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  17. TaoJones

    TaoJones Beyond Driven

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    Good catch. Am thinking that "delivered" would be the most favorable way to interpret "sold", although with the IRS, who knows.

    Agreed about Europe, except that once the 200,000th unit is sold/delivered (which essentially means produced, less the buffer for inventory/loaner/demo cars which admittedly can be sizable), the clock starts ticking for the time period inclusive of the rest of that quarter plus the one to follow. Once the timer starts, it would be best for US customers for Tesla to produce 100% domestic product.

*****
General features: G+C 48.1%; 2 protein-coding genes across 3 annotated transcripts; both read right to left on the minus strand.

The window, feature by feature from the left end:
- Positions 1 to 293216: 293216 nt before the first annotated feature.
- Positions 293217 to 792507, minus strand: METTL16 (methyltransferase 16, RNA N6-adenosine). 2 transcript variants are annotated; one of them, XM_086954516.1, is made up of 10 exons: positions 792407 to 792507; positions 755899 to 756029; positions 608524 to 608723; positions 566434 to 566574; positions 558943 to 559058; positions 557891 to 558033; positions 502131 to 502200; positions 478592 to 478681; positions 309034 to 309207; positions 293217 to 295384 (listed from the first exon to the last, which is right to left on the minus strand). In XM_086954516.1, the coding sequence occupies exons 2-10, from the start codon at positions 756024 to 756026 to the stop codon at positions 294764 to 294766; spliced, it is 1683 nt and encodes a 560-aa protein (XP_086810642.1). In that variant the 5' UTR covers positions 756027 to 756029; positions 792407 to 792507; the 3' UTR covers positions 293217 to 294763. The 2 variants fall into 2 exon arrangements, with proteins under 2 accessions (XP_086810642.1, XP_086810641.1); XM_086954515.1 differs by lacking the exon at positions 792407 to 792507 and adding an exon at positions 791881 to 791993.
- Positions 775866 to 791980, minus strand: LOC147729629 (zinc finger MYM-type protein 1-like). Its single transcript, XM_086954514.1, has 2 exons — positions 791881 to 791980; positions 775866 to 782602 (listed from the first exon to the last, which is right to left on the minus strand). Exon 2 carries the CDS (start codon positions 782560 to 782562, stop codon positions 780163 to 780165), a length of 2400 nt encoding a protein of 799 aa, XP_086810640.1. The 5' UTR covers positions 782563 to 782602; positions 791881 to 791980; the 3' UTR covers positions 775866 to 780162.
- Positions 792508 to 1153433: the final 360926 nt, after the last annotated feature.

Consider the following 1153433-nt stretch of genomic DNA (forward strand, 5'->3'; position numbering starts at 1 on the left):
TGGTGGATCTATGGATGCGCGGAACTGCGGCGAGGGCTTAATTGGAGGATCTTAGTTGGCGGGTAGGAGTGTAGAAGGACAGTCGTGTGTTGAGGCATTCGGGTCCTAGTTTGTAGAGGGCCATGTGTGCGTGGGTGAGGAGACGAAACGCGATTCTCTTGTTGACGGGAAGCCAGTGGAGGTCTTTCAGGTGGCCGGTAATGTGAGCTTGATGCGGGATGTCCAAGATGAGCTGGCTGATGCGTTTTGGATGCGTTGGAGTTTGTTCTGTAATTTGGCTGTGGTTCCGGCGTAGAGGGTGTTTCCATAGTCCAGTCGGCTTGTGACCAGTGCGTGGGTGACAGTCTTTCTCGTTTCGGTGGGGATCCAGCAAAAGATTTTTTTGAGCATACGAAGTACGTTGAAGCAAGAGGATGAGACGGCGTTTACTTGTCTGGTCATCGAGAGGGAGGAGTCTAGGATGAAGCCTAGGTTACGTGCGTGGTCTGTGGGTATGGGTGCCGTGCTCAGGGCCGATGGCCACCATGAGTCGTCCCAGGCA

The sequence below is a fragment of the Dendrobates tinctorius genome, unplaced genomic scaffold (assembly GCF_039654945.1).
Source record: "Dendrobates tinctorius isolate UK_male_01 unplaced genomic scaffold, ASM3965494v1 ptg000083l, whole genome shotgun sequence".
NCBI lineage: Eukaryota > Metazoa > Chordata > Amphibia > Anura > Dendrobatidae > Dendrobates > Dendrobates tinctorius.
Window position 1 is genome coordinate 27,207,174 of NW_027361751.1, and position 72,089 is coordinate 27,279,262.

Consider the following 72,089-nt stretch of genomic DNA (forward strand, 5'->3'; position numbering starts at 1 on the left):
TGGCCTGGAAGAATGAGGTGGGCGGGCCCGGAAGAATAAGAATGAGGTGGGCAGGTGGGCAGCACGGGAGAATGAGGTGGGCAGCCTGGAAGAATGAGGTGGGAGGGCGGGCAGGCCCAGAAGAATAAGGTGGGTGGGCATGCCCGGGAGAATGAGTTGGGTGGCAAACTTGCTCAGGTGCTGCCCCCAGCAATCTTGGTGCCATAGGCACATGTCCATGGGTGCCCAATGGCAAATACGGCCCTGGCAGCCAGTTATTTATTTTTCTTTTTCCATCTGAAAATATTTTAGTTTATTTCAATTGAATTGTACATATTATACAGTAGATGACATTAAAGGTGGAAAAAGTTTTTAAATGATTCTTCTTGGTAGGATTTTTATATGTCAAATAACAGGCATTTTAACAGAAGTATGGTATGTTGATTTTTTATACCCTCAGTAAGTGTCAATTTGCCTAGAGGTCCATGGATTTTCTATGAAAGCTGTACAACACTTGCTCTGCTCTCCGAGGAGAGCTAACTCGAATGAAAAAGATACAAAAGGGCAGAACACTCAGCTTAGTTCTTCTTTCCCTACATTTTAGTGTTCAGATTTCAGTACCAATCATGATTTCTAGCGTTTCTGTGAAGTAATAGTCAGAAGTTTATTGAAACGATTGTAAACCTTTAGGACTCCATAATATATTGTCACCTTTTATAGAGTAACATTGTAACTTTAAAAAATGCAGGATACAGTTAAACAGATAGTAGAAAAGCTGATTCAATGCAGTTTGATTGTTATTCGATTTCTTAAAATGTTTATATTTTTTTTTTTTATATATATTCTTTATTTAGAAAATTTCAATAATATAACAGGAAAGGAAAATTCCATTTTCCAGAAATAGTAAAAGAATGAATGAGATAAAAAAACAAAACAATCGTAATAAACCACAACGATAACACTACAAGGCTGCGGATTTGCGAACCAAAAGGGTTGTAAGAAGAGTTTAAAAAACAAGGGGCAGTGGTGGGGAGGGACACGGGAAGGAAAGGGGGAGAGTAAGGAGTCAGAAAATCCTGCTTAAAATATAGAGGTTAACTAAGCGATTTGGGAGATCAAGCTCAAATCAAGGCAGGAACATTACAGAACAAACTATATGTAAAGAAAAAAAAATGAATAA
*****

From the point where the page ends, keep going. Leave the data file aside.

Since the feds just announced their $4.5B loan guarantee/incentives program, one does wonder if they wouldn't just step up and increase the threshold from 200,000 to something more meaty, such as 500,000 for everybody. If it involves Congress, well, then never mind, even though it constitutes only a measly extra $2.25B for each manufacturer. That's chump change compared to what the oil lobby gets.
     
  18. fallen888

    fallen888 Member.. hehe, I said "member"

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    Slightly off topic, but I'm wondering how to maximize on the tax credit opportunity. I just updated the W-4 forms for my job and my wife's, adding a bunch more allowances, so that less taxes are withheld from paychecks and more is owed come tax season (with the idea of the credit covering the owed). But I'm wondering if I've added too many or not enough allowances. Is anyone aware of a somewhat simple and accurate way to calculate what would optimize my savings?